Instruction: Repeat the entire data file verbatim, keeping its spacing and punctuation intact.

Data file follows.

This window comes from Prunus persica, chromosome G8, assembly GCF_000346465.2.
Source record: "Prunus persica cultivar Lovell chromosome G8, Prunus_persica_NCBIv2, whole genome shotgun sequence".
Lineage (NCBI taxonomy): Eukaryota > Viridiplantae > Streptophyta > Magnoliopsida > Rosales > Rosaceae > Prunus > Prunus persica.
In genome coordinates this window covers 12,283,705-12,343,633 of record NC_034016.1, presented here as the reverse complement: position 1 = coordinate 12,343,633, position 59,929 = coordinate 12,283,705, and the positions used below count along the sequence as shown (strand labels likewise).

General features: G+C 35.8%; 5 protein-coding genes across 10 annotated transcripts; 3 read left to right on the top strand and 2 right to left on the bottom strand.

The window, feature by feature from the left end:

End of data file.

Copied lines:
This window comes from Prunus persica, chromosome G8, assembly GCF_000346465.2.
Source record: "Prunus persica cultivar Lovell chromosome G8, Prunus_persica_NCBIv2, whole genome shotgun sequence".
Lineage (NCBI taxonomy): Eukaryota > Viridiplantae > Streptophyta > Magnoliopsida > Rosales > Rosaceae > Prunus > Prunus persica.
In genome coordinates this window covers 12,283,705-12,343,633 of record NC_034016.1, presented here as the reverse complement: position 1 = coordinate 12,343,633, position 59,929 = coordinate 12,283,705, and the positions used below count along the sequence as shown (strand labels likewise).

General features: G+C 35.8%; 5 protein-coding genes across 10 annotated transcripts; 3 read left to right on the top strand and 2 right to left on the bottom strand.

The window, feature by feature from the left end: